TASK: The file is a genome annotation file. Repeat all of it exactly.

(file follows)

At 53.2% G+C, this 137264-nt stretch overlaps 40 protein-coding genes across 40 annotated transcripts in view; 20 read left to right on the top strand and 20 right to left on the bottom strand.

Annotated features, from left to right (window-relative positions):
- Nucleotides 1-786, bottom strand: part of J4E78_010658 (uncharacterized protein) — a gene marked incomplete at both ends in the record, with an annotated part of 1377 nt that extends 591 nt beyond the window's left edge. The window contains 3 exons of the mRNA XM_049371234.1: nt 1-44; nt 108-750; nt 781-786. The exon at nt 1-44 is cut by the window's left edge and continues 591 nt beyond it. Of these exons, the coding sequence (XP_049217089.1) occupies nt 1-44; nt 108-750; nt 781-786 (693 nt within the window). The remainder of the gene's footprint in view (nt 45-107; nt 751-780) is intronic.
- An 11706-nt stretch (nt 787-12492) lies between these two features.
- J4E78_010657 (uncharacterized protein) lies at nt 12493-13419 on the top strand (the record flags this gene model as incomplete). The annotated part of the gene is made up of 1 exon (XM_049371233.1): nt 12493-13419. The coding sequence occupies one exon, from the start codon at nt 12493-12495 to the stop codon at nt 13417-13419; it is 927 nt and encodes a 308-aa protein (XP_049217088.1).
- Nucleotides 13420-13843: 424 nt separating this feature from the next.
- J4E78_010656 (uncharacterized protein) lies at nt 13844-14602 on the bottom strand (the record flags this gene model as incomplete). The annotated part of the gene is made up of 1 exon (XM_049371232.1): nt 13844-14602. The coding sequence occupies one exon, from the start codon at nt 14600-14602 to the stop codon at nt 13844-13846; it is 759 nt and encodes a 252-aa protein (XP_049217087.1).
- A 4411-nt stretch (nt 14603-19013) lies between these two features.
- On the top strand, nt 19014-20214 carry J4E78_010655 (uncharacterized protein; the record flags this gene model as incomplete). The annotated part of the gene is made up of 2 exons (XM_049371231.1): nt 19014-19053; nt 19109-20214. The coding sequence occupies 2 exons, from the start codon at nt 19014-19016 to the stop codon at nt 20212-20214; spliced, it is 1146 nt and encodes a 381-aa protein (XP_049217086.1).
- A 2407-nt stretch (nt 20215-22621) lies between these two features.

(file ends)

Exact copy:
At 53.2% G+C, this 137264-nt stretch overlaps 40 protein-coding genes across 40 annotated transcripts in view; 20 read left to right on the top strand and 20 right to left on the bottom strand.

Annotated features, from left to right (window-relative positions):
- Nucleotides 1-786, bottom strand: part of J4E78_010658 (uncharacterized protein) — a gene marked incomplete at both ends in the record, with an annotated part of 1377 nt that extends 591 nt beyond the window's left edge. The window contains 3 exons of the mRNA XM_049371234.1: nt 1-44; nt 108-750; nt 781-786. The exon at nt 1-44 is cut by the window's left edge and continues 591 nt beyond it. Of these exons, the coding sequence (XP_049217089.1) occupies nt 1-44; nt 108-750; nt 781-786 (693 nt within the window). The remainder of the gene's footprint in view (nt 45-107; nt 751-780) is intronic.
- An 11706-nt stretch (nt 787-12492) lies between these two features.
- J4E78_010657 (uncharacterized protein) lies at nt 12493-13419 on the top strand (the record flags this gene model as incomplete). The annotated part of the gene is made up of 1 exon (XM_049371233.1): nt 12493-13419. The coding sequence occupies one exon, from the start codon at nt 12493-12495 to the stop codon at nt 13417-13419; it is 927 nt and encodes a 308-aa protein (XP_049217088.1).
- Nucleotides 13420-13843: 424 nt separating this feature from the next.
- J4E78_010656 (uncharacterized protein) lies at nt 13844-14602 on the bottom strand (the record flags this gene model as incomplete). The annotated part of the gene is made up of 1 exon (XM_049371232.1): nt 13844-14602. The coding sequence occupies one exon, from the start codon at nt 14600-14602 to the stop codon at nt 13844-13846; it is 759 nt and encodes a 252-aa protein (XP_049217087.1).
- A 4411-nt stretch (nt 14603-19013) lies between these two features.
- On the top strand, nt 19014-20214 carry J4E78_010655 (uncharacterized protein; the record flags this gene model as incomplete). The annotated part of the gene is made up of 2 exons (XM_049371231.1): nt 19014-19053; nt 19109-20214. The coding sequence occupies 2 exons, from the start codon at nt 19014-19016 to the stop codon at nt 20212-20214; spliced, it is 1146 nt and encodes a 381-aa protein (XP_049217086.1).
- A 2407-nt stretch (nt 20215-22621) lies between these two features.